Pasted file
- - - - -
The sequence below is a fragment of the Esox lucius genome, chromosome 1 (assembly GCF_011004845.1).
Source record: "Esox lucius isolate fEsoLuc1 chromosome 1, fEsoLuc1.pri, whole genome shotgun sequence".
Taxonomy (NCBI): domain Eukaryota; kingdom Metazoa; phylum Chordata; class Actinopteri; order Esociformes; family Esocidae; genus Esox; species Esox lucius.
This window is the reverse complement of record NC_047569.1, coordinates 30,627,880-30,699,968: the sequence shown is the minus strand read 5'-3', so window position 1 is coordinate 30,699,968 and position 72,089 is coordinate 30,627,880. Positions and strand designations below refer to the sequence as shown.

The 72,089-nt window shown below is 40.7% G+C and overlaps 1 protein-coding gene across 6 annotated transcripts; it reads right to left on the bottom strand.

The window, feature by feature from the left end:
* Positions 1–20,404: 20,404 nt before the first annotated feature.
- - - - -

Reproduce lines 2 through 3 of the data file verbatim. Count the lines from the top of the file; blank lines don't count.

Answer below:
Source record: "Esox lucius isolate fEsoLuc1 chromosome 1, fEsoLuc1.pri, whole genome shotgun sequence".
Taxonomy (NCBI): domain Eukaryota; kingdom Metazoa; phylum Chordata; class Actinopteri; order Esociformes; family Esocidae; genus Esox; species Esox lucius.